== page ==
Fitger Brewing Company

The Fitger Brewering Company’s 1907 bottling house, 1920 single-story annex, 1908 office building, and 1901 brew-and-mill house photographed ca. 1934 by Perry Gallagher Sr. [Image: Pete Clure]

Fitger’s Post Prohibition

October 1933 saw the death of August Fitger. While he mourned Fitger, Beerhalter Sr. busied himself reconfiguring the brewery to make nothing but beer. By the time Anneke made it back to the brewery, business was thriving. The brewery had repackaged its product as Fitger’s Natural Beer, advertising it as “naturally better!” In 1936 the brewery shipped 417 train-car loads, its all-time record.

Anneke never fully recovered from the accident. Anneke asked Arnold Fitger to take charge of the Duluth operation. Arnold Fitger visited Duluth as often as he could, for the most part he operated the brewery, in his words, by “remote control” from California where he ran several other businesses. He also put his faith in brewmaster Beerhalter Sr., giving him full control of the brewing operation and telling him to “go full speed ahead.”

Beerhalter Sr. introduced Nordlager in 1937. The new beer cost one-third as much as Natural, a price-point product designed to reach a less-affluent market. Unfortunately, Anneke’s health did not improve, and he died on October 20.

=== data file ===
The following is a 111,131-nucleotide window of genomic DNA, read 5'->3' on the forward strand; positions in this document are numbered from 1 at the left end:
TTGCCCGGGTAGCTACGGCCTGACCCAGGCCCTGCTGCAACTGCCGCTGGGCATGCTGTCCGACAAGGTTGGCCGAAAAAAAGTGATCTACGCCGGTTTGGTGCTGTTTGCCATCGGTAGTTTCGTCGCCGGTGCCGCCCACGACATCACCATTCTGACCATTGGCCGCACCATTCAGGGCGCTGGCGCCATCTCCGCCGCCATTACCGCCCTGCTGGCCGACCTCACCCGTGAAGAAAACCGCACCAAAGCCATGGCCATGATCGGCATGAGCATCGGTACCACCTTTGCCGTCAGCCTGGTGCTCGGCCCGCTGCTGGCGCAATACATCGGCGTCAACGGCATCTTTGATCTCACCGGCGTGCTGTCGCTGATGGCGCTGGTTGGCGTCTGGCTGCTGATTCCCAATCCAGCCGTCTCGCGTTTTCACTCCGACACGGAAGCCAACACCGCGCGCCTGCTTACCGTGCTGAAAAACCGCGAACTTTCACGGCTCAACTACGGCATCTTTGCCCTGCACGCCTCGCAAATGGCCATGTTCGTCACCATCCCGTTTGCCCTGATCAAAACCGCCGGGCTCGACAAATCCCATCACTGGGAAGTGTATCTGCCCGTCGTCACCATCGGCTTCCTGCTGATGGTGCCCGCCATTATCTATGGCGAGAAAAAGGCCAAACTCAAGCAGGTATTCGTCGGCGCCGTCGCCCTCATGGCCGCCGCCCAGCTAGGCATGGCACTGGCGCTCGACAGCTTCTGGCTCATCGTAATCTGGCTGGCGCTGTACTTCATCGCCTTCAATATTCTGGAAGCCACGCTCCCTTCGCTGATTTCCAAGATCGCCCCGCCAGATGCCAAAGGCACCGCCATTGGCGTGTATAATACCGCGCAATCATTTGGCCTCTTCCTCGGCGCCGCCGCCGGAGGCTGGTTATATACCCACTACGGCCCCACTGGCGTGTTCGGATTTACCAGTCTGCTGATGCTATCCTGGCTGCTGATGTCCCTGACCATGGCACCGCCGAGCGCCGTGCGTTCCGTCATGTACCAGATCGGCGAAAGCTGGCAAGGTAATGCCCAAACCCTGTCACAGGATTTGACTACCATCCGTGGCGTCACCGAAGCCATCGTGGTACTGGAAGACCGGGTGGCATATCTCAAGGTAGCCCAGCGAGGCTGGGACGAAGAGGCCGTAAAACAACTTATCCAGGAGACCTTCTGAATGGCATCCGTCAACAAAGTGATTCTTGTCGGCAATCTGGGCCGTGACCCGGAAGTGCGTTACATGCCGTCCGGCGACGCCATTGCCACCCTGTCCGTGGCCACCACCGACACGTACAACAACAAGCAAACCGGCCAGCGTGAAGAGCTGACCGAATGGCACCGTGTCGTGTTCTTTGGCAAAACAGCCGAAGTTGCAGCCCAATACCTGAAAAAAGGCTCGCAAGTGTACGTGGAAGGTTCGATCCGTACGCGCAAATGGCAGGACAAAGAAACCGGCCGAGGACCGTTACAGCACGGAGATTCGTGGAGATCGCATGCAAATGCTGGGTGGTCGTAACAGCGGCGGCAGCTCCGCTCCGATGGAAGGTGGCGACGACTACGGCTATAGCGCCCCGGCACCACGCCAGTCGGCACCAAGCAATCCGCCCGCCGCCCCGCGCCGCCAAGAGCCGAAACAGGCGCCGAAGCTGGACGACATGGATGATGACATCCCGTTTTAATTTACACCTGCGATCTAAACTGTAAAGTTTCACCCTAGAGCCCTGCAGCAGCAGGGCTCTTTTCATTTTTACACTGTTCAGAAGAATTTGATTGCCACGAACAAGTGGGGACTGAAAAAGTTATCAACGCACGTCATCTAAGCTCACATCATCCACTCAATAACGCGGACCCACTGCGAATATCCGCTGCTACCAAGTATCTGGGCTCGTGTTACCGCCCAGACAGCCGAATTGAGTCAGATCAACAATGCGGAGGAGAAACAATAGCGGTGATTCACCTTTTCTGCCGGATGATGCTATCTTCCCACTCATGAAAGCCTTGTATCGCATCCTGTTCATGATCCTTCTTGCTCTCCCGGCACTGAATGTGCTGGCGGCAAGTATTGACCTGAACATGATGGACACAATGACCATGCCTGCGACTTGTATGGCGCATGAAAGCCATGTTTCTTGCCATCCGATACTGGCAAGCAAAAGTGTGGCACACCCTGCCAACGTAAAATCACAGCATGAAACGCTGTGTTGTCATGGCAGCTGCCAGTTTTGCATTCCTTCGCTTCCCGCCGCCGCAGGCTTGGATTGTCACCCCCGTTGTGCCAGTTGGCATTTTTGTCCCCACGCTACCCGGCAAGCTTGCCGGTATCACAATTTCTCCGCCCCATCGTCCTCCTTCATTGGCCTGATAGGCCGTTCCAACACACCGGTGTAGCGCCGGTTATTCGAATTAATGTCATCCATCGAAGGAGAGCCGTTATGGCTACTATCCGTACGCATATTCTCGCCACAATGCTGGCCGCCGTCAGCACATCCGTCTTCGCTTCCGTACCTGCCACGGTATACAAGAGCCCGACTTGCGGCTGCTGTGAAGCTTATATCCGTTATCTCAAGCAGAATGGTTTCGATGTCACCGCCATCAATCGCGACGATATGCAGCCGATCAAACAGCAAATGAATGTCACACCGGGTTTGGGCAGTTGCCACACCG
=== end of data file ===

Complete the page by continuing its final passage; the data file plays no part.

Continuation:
Arnold Fitger then bought Anneke’s shares of stock, gaining controlling interest in the brewery. He named Beerhalter Sr. the company’s president. Beerhalter Sr. continued to improve plant operations and experiment with new styles of beer. In 1939 Beerhalter Sr. repackaged Fitger’s Natural as Rex, one of the brands it acquired from DB&M in 1930. The new brand came with a new tagline “Naturally Brewed, Naturally Better.”

During World War Two rationing forced the Fitgers and other American breweries to tightened their belts by using alternative grain and reusing whatever it could, down to the bottle cap. In 1942, Arnold Fitger died, and the Fitger family estate took ownership of the brewery, keeping John Beerhalter Sr. in place as president. By then Beerhalter’s sons had joined the firm: John Jr. in the brewhouse, Erwin in charge of the Pop Shop, and J. Richard managing sales. A 1944 stroke struck severely restricted Beerhalter Sr. from working, and John Jr. took over as brewmaster.

In 1948 the Fitger board named Beerhalter Sr. chairman and John Jr. president. During the 1950s, national consolidation of breweries began taking a toll on Fitger’s sales. Perhaps recognizing it couldn’t compete nationally, Fitger’s established its product as a northern Minnesota beer, with advertising taglines including “The Best of the Great Midwest,” “The Call of the North,” and “Brewed on the Shore of Lake Superior.”

In 1951 the Fitger family sold the brewery to John Beerhalter Sr., longtime Fitger secretary-treasurer Walter Johnson, and accountant Bert Jeronimus. To increase sales, the brewery introduced a less-expensive beer named Twins Lager for the Twin Ports.